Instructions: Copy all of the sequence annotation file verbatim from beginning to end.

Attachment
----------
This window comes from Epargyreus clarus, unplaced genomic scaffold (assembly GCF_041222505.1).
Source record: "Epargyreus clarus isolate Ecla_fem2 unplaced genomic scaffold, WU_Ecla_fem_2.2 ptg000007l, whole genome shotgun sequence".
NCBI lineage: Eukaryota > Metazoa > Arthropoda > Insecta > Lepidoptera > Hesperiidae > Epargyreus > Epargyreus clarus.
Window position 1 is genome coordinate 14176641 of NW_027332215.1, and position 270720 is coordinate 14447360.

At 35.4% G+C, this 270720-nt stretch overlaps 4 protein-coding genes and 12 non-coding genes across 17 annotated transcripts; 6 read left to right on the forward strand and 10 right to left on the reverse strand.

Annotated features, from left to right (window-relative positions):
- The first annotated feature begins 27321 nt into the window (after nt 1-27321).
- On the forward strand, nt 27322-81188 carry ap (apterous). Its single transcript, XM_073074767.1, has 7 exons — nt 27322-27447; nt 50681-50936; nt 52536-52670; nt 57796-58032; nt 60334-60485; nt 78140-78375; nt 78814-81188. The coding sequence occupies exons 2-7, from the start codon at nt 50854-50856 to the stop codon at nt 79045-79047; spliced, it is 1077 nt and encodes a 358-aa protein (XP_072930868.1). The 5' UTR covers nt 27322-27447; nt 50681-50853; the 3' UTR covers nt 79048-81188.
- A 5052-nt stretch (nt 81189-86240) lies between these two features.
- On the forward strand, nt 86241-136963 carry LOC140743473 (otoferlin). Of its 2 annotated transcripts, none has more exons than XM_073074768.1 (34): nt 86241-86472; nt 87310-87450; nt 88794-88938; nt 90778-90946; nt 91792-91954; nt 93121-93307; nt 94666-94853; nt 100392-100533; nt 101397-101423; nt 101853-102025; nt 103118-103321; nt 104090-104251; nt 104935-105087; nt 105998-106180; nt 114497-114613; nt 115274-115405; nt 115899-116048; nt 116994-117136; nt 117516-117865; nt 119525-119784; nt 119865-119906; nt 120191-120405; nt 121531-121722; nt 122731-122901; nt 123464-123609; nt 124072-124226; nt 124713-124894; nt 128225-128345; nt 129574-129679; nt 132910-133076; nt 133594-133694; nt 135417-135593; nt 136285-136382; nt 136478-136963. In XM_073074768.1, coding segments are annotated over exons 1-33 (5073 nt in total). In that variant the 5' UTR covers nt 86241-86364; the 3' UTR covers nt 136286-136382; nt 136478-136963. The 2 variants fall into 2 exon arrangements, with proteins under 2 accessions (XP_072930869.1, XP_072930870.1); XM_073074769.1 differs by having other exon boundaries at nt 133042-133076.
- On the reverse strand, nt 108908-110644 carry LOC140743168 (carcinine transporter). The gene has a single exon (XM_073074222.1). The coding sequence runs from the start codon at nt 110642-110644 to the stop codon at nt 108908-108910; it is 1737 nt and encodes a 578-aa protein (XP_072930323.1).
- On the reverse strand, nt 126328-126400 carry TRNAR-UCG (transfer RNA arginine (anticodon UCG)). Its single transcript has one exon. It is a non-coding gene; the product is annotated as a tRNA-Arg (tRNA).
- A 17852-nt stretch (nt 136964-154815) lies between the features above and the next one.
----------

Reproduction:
This window comes from Epargyreus clarus, unplaced genomic scaffold (assembly GCF_041222505.1).
Source record: "Epargyreus clarus isolate Ecla_fem2 unplaced genomic scaffold, WU_Ecla_fem_2.2 ptg000007l, whole genome shotgun sequence".
NCBI lineage: Eukaryota > Metazoa > Arthropoda > Insecta > Lepidoptera > Hesperiidae > Epargyreus > Epargyreus clarus.
Window position 1 is genome coordinate 14176641 of NW_027332215.1, and position 270720 is coordinate 14447360.

At 35.4% G+C, this 270720-nt stretch overlaps 4 protein-coding genes and 12 non-coding genes across 17 annotated transcripts; 6 read left to right on the forward strand and 10 right to left on the reverse strand.

Annotated features, from left to right (window-relative positions):
- The first annotated feature begins 27321 nt into the window (after nt 1-27321).
- On the forward strand, nt 27322-81188 carry ap (apterous). Its single transcript, XM_073074767.1, has 7 exons — nt 27322-27447; nt 50681-50936; nt 52536-52670; nt 57796-58032; nt 60334-60485; nt 78140-78375; nt 78814-81188. The coding sequence occupies exons 2-7, from the start codon at nt 50854-50856 to the stop codon at nt 79045-79047; spliced, it is 1077 nt and encodes a 358-aa protein (XP_072930868.1). The 5' UTR covers nt 27322-27447; nt 50681-50853; the 3' UTR covers nt 79048-81188.
- A 5052-nt stretch (nt 81189-86240) lies between these two features.
- On the forward strand, nt 86241-136963 carry LOC140743473 (otoferlin). Of its 2 annotated transcripts, none has more exons than XM_073074768.1 (34): nt 86241-86472; nt 87310-87450; nt 88794-88938; nt 90778-90946; nt 91792-91954; nt 93121-93307; nt 94666-94853; nt 100392-100533; nt 101397-101423; nt 101853-102025; nt 103118-103321; nt 104090-104251; nt 104935-105087; nt 105998-106180; nt 114497-114613; nt 115274-115405; nt 115899-116048; nt 116994-117136; nt 117516-117865; nt 119525-119784; nt 119865-119906; nt 120191-120405; nt 121531-121722; nt 122731-122901; nt 123464-123609; nt 124072-124226; nt 124713-124894; nt 128225-128345; nt 129574-129679; nt 132910-133076; nt 133594-133694; nt 135417-135593; nt 136285-136382; nt 136478-136963. In XM_073074768.1, coding segments are annotated over exons 1-33 (5073 nt in total). In that variant the 5' UTR covers nt 86241-86364; the 3' UTR covers nt 136286-136382; nt 136478-136963. The 2 variants fall into 2 exon arrangements, with proteins under 2 accessions (XP_072930869.1, XP_072930870.1); XM_073074769.1 differs by having other exon boundaries at nt 133042-133076.
- On the reverse strand, nt 108908-110644 carry LOC140743168 (carcinine transporter). The gene has a single exon (XM_073074222.1). The coding sequence runs from the start codon at nt 110642-110644 to the stop codon at nt 108908-108910; it is 1737 nt and encodes a 578-aa protein (XP_072930323.1).
- On the reverse strand, nt 126328-126400 carry TRNAR-UCG (transfer RNA arginine (anticodon UCG)). Its single transcript has one exon. It is a non-coding gene; the product is annotated as a tRNA-Arg (tRNA).
- A 17852-nt stretch (nt 136964-154815) lies between the features above and the next one.